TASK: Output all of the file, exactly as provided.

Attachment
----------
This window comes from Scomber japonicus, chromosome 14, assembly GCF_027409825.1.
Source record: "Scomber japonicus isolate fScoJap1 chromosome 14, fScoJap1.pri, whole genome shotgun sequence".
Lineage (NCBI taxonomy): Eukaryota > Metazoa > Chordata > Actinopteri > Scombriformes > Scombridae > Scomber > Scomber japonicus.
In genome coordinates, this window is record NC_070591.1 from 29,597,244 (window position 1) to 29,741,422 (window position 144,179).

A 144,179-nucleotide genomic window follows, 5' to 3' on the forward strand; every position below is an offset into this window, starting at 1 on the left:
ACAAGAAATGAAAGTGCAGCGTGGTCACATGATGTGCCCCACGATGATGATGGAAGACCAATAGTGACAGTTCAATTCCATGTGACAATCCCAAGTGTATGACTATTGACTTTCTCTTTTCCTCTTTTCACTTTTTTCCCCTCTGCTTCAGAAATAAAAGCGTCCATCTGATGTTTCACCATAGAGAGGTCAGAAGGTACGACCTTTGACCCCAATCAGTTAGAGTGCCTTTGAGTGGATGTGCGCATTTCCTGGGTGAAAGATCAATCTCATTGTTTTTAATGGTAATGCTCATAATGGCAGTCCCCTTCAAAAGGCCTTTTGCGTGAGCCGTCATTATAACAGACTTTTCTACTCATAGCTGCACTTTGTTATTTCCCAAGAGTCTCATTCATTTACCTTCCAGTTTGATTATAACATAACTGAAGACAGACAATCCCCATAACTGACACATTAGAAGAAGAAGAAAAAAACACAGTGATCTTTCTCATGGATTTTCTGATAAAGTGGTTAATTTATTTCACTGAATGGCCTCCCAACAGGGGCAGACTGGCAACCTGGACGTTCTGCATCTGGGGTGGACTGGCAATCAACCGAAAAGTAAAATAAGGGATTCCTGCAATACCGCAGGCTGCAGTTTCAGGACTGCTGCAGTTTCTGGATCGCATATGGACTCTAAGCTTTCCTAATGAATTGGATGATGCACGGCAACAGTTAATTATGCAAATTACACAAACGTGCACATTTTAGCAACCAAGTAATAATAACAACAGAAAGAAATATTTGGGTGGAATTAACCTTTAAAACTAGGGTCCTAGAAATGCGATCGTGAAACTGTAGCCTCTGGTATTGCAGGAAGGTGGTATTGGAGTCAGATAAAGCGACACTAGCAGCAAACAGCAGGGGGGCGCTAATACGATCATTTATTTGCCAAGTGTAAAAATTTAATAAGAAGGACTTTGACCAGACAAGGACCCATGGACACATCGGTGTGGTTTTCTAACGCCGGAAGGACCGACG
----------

This window comes from Scomber japonicus, chromosome 14, assembly GCF_027409825.1.
Source record: "Scomber japonicus isolate fScoJap1 chromosome 14, fScoJap1.pri, whole genome shotgun sequence".
Lineage (NCBI taxonomy): Eukaryota > Metazoa > Chordata > Actinopteri > Scombriformes > Scombridae > Scomber > Scomber japonicus.
In genome coordinates, this window is record NC_070591.1 from 29,597,244 (window position 1) to 29,741,422 (window position 144,179).

A 144,179-nucleotide genomic window follows, 5' to 3' on the forward strand; every position below is an offset into this window, starting at 1 on the left:
ACAAGAAATGAAAGTGCAGCGTGGTCACATGATGTGCCCCACGATGATGATGGAAGACCAATAGTGACAGTTCAATTCCATGTGACAATCCCAAGTGTATGACTATTGACTTTCTCTTTTCCTCTTTTCACTTTTTTCCCCTCTGCTTCAGAAATAAAAGCGTCCATCTGATGTTTCACCATAGAGAGGTCAGAAGGTACGACCTTTGACCCCAATCAGTTAGAGTGCCTTTGAGTGGATGTGCGCATTTCCTGGGTGAAAGATCAATCTCATTGTTTTTAATGGTAATGCTCATAATGGCAGTCCCCTTCAAAAGGCCTTTTGCGTGAGCCGTCATTATAACAGACTTTTCTACTCATAGCTGCACTTTGTTATTTCCCAAGAGTCTCATTCATTTACCTTCCAGTTTGATTATAACATAACTGAAGACAGACAATCCCCATAACTGACACATTAGAAGAAGAAGAAAAAAACACAGTGATCTTTCTCATGGATTTTCTGATAAAGTGGTTAATTTATTTCACTGAATGGCCTCCCAACAGGGGCAGACTGGCAACCTGGACGTTCTGCATCTGGGGTGGACTGGCAATCAACCGAAAAGTAAAATAAGGGATTCCTGCAATACCGCAGGCTGCAGTTTCAGGACTGCTGCAGTTTCTGGATCGCATATGGACTCTAAGCTTTCCTAATGAATTGGATGATGCACGGCAACAGTTAATTATGCAAATTACACAAACGTGCACATTTTAGCAACCAAGTAATAATAACAACAGAAAGAAATATTTGGGTGGAATTAACCTTTAAAACTAGGGTCCTAGAAATGCGATCGTGAAACTGTAGCCTCTGGTATTGCAGGAAGGTGGTATTGGAGTCAGATAAAGCGACACTAGCAGCAAACAGCAGGGGGGCGCTAATACGATCATTTATTTGCCAAGTGTAAAAATTTAATAAGAAGGACTTTGACCAGACAAGGACCCATGGACACATCGGTGTGGTTTTCTAACGCCGGAAGGACCGACG